At Year-End Meetings, North American Division leaders share reports, fill positions.
Published on: 11-01-2023
Where are we going as the North American Division (NAD) of the Seventh-day Adventist Church? And how are our resources allocated in order to reach those goals? These were the broad focus areas on the second day of the 2023 NAD Year-End Meeting in Columbia, Maryland, United States, themed “Together in Mission: I Will Go.”
“God has called us to lead, with an assignment to serve in a very interesting time in history,” said G. Alexander Bryant, NAD president, as he began his president’s report on October 27. He continued by asking all the attendees to ponder “what God is calling us to do at this moment.” His emphasis on exploring ways we can better and more effectively collaborate since “we are more effective, more powerful, more impactful on those things when we can do them together,” echoed across the morning’s other main agenda items.
The first was an in-depth presentation from recently retired NAD treasurer Randolph Robinson on how tithe is distributed within the church. The second was a series of reports from three special committees that followed up on the three challenging breakout topics from the 2022 session: (1) Education; (2) Online Churches; and (3) Membership Data.
This Is How Tithe Works
Robinson drew on his many years of experience, both as NAD treasurer and as a conference treasurer, to present a comprehensive, easy-to-understand picture of how tithe funds move within the Adventist Church between the conference, union, and finally the division. His passionate belief that “our ability to do things together, is our key to success” permeated each section of his presentation.
Robinson laid out a basic pie chart depiction of the allocations, showing approximately 65 percent of the funds remaining with the local conference, 14 percent going to the NAD and General Conference (GC), 9 percent to the union, 11 percent to the retirement fund, and just under 1 percent to the special assistance fund. Robinson spent most of his remaining time showing all the ways that large portions of that money still return to the local conference and church level. This might be in the form of appropriations from the special assistance fund, which helps conferences with less resources, or through services provided such as comprehensive insurance or school curriculum development that would be much more expensive, if not impossible, for an individual conference or church to attain.
“These appropriations and expenditures occur because of the following principles that have been a part of the church structure for a very long time,” Robinson said. “Number one is the more financially able helping the less financially able, and number two is focusing on the ability to target resources to large areas of need churchwide.”
It was a topic that seemed to touch the work of every person attending these meetings and at the close many delegates stood to add their own comments to the discussion. Most focused on the importance of getting this information out to the lay members of the church, especially the younger generations who do not inherently support institutions as readily as their elders did, encouraging the division to share this information beyond the current plans to publish it in the December 2023 edition of Adventist Journey. Others noted that the highest percentage of increases in cost occur at the conference level and dealing with that needs to be addressed regardless of the value of the combined services that conferences receive.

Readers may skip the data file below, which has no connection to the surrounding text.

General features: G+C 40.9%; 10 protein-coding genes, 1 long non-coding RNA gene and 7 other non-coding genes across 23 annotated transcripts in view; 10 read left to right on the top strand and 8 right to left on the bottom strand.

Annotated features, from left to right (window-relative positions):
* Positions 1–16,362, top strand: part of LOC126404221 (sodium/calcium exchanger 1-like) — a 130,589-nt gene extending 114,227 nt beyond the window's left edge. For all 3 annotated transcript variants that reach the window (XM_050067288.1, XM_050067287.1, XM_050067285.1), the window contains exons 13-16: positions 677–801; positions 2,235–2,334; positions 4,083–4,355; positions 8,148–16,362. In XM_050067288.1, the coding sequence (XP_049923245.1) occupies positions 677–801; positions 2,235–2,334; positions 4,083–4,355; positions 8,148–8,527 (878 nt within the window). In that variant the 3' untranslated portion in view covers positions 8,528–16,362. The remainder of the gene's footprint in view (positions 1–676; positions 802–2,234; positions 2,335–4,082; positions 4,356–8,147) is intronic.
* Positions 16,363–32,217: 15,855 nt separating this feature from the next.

Bryant closed the session by saying, “I asked Elder Robinson to make this presentation … because [we need to] understand what we have, how it is divided and then we need to make some decisions. What we have is a tremendous thing; and how can we ensure that it continues to be a tremendous thing going forward?”
The delegates rose to their feet in recognition of Robinson and his wife, Denise, for their 41 years of service across the division. Bryant presented Robinson with the President’s Award for Faithful and Committed Service. “Thank you for your faithfulness and also your friendship and relationship through the years,” Bryant said. (Robinson retired this past July and he and his wife will soon be moving to Florida.)
At the 2022 Year-End Meetings it was decided that certain issues were so important and multifaceted that they merited deep thought and broad discussion. They included (1) Education: How can we recruit and retain more teachers? (2) Online Church: How do we want to respond and engage? And (3) Membership Data: How can we more effectively use the data we have?
A significant amount of time in 2022 was spent in breakout sessions with groups of delegates putting together an initial list of ideas. The administration followed up on that work by assigning a committee for each topic with the task of refining those ideas into specific actionable steps. The work of the various committees was brought to the 2023 Year-End Meeting, which concluded with breakout sessions for further discussion in the last session of the business day. A more in-depth report on these topics is expected soon.
Newly Elected Positions
Early in the day delegates approved candidates brought forward by the nominating committee for three positions. Ivan L. Williams, Sr. is the new vice president for strategy and leadership, having previously served as the NAD Ministerial Association director for the past 12 years. Adam Fenner, the director of NAD’s Adventist Learning Community, is now also the new NAD vice president for digital media. And the vacancy of NAD under-treasurer that was created when Judy Glass became the NAD treasurer a few months ago will now be filled by Chad Grundy of the Carolina Conference. Grundy brings with him a history of more than 30 years of conference-level experience, leaders said.